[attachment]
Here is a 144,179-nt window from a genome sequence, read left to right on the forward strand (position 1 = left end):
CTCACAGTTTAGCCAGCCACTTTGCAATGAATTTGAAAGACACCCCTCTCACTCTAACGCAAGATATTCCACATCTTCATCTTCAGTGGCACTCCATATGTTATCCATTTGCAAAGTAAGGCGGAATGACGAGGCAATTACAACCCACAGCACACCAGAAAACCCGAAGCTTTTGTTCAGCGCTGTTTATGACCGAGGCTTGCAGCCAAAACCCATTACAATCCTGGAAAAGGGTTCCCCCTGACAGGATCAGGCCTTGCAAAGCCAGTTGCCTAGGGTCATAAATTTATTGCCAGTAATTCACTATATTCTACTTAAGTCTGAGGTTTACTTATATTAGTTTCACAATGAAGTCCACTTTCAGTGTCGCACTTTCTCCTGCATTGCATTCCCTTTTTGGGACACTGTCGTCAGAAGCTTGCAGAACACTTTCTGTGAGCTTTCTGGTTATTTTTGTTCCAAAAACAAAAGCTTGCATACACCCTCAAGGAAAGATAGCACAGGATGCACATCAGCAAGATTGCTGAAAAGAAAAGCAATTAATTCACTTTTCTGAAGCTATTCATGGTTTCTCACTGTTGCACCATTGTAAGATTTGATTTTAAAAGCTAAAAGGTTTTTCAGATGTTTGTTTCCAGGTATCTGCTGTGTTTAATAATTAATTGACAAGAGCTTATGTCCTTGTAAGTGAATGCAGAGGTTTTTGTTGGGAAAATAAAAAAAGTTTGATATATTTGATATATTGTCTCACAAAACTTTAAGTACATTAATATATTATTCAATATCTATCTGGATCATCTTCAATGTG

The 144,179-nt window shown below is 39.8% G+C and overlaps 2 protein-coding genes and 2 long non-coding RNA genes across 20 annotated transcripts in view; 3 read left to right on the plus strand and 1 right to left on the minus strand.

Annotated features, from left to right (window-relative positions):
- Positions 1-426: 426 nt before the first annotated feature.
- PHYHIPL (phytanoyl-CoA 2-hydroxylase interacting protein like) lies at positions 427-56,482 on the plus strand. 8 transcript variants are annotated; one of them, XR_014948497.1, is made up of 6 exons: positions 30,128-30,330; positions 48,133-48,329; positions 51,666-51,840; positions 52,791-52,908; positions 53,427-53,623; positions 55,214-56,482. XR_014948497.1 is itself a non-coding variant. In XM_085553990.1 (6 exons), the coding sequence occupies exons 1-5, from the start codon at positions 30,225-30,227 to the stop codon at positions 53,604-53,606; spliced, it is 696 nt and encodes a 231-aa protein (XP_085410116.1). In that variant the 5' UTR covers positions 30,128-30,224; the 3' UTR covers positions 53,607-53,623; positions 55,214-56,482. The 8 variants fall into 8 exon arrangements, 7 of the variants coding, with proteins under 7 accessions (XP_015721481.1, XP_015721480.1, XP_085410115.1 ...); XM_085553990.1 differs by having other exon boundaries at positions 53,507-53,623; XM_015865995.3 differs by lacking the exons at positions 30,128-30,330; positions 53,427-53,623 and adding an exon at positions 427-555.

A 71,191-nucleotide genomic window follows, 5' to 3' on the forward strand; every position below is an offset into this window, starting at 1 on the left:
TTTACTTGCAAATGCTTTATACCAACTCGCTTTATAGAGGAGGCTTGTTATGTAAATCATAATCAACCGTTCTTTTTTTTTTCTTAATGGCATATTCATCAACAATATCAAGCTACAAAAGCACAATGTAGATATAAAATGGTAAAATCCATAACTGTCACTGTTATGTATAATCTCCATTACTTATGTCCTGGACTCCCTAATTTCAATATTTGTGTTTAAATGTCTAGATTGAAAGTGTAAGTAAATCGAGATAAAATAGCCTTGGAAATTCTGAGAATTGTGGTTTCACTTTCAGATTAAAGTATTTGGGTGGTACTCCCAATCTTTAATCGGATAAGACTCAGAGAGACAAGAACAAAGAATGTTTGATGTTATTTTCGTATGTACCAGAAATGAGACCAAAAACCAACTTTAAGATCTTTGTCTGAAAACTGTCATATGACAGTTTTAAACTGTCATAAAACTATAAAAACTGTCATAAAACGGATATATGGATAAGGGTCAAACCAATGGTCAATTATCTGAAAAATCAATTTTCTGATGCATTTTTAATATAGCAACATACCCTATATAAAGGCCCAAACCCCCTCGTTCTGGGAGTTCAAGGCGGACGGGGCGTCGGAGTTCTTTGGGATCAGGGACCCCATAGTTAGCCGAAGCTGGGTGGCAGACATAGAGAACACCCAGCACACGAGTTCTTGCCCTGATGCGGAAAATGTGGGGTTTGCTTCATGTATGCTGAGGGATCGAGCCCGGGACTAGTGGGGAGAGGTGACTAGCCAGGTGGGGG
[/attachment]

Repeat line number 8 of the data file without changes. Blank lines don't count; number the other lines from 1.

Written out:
TTTACTTGCAAATGCTTTATACCAACTCGCTTTATAGAGGAGGCTTGTTATGTAAATCATAATCAACCGTTCTTTTTTTTTTCTTAATGGCATATTCATCAACAATATCAAGCTACAAAAGCACAATGTAGATATAAAATGGTAAAATCCATAACTGTCACTGTTATGTATAATCTCCATTACTTATGTCCTGGACTCCCTAATTTCAATATTTGTGTTTAAATGTCTAGATTGAAAGTGTAAGTAAATCGAGATAAAATAGCCTTGGAAATTCTGAGAATTGTGGTTTCACTTTCAGATTAAAGTATTTGGGTGGTACTCCCAATCTTTAATCGGATAAGACTCAGAGAGACAAGAACAAAGAATGTTTGATGTTATTTTCGTATGTACCAGAAATGAGACCAAAAACCAACTTTAAGATCTTTGTCTGAAAACTGTCATATGACAGTTTTAAACTGTCATAAAACTATAAAAACTGTCATAAAACGGATATATGGATAAGGGTCAAACCAATGGTCAATTATCTGAAAAATCAATTTTCTGATGCATTTTTAATATAGCAACATACCCTATATAAAGGCCCAAACCCCCTCGTTCTGGGAGTTCAAGGCGGACGGGGCGTCGGAGTTCTTTGGGATCAGGGACCCCATAGTTAGCCGAAGCTGGGTGGCAGACATAGAGAACACCCAGCACACGAGTTCTTGCCCTGATGCGGAAAATGTGGGGTTTGCTTCATGTATGCTGAGGGATCGAGCCCGGGACTAGTGGGGAGAGGTGACTAGCCAGGTGGGGG